“We sat there, and it sounds crazy, if they’re going to beat us he’s going to have to have 40 and at halftime I said he may get that,” Cluess said. “We were kind of like letting him shoot and keying on other guys. In the second half, we said okay now let’s try to cut him off and if the other guys, after not scoring for a half, can beat us.”
Comer admitted after the game that Amayo pressured him well in the full court, holding the 6’3″ senior just two points in the second half.
English finds his groove – Coming off two disappointing performances, most recently a 10-point performance at George Mason after just eight against Indiana State, it was easy to think that junior A.J. English was going to get his game going soon enough. He did just that, making half his field goals, five three-pointers and leading the way with a game-high 27 points in the win.
“Everybody is telling me, like I had tough game, but I feel like definitely my numbers wasn’t like how they usually are, but I feel like it’s not about me,” English said. “I feel like I’m the fourth, fifth best player on the team, so like I just try to feed off my guys.”
While being the fourth or fifth best player on the team might be an understatement, the junior torched the Eagles with strong takes to the basket and his quick release on three-pointers, which he made five – his highest number since the Gaels’ blowout of Delaware State.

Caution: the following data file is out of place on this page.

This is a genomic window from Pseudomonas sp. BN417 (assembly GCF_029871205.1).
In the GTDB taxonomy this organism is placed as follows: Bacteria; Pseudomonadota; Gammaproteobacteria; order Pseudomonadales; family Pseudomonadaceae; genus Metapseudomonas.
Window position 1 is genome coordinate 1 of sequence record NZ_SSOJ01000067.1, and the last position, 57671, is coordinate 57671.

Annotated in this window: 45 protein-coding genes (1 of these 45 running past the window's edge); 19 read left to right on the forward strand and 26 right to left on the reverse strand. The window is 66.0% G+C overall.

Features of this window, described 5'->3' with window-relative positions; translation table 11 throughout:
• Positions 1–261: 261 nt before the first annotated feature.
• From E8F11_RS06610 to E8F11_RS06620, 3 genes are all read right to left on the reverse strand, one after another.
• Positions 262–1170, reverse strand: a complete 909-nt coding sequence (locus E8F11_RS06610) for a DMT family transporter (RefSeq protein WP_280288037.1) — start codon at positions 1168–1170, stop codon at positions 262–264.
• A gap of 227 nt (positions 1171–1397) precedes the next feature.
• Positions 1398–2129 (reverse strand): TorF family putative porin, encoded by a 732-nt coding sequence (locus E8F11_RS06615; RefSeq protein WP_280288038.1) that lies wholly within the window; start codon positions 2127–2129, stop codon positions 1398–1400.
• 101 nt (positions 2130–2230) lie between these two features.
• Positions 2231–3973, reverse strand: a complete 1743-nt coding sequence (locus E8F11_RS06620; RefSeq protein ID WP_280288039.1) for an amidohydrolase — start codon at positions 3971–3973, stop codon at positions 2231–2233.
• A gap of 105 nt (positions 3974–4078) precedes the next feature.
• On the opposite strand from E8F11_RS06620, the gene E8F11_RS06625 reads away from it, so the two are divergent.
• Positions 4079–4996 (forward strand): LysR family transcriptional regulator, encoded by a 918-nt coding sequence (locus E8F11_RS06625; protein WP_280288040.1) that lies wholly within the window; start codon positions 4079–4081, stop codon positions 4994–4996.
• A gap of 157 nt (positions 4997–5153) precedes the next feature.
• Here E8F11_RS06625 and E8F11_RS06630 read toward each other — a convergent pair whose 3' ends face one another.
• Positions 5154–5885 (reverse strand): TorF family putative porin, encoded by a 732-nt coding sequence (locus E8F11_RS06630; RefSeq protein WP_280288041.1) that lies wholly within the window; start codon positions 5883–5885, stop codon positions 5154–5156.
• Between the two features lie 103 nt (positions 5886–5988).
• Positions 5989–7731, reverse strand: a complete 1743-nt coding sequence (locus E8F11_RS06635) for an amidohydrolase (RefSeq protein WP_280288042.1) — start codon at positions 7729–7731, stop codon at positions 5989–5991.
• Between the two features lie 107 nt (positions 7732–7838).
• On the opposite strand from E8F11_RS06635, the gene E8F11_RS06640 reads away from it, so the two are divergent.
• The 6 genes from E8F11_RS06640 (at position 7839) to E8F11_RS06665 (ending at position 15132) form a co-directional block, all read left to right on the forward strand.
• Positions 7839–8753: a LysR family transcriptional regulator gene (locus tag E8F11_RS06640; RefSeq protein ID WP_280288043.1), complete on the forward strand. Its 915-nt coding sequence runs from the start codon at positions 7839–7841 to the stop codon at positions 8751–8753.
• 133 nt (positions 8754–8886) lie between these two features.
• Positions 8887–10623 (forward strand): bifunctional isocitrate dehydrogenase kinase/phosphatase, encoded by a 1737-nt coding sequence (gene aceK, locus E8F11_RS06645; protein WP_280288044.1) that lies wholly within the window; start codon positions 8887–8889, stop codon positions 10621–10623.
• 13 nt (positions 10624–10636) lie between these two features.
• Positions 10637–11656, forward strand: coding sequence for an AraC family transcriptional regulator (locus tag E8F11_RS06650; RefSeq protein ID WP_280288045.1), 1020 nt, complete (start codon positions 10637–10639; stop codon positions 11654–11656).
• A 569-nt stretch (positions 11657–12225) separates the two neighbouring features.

“I thought he took better shots,” Cluess said. “I thought he let the game come to him and I thought he didn’t force the game. I think when he does that, he’s a better player.”
Half court offense killed Eagles – Florida Gulf Coast defended through the shot clock’s first 25 seconds, but it was the final 10 seconds where the Gaels would hurt their defense. It could hardly be attributed to FGCU struggling to defend either, Iona ran their best half court offense in a long time when they needed it most, when the Eagles forced them into a half court second half.
“I don’t think we tried to go one-on-one as often as we did not just the last game, but a lot of games this year,” Cluess said. “I thought the guys got into sets and played out of there and found opportunities.”
“I think that was the big part of the reason why two of our guys didn’t shoot well in the first half, I still think we had 49 points at halftime and we didn’t shoot it great. We missed foul shots, but of course we got more shots up because we didn’t turn it over.”
The Gaels converted 1.28 points per possession, 86 points on 67 possessions, turning the ball over a season-low seven times. Iona’s spacing and motion in their offense was at its best on Tuesday, moving the ball around without a problem against the Eagles defense. Even when the shot clock dwindled at times, the Gaels were able to find seams within FGCU’s zones and man defenses.
Ryan Restivo wrote the America East conference preview for the 2014-15 Blue Ribbon College Basketball Yearbook. He covers the Metro Atlantic Athletic Conference, the America East conference and Hofstra for Big Apple Buckets. You can follow Ryan on Twitter @ryanarestivo or contact Ryan at rrestivo[at]nycbuckets.com.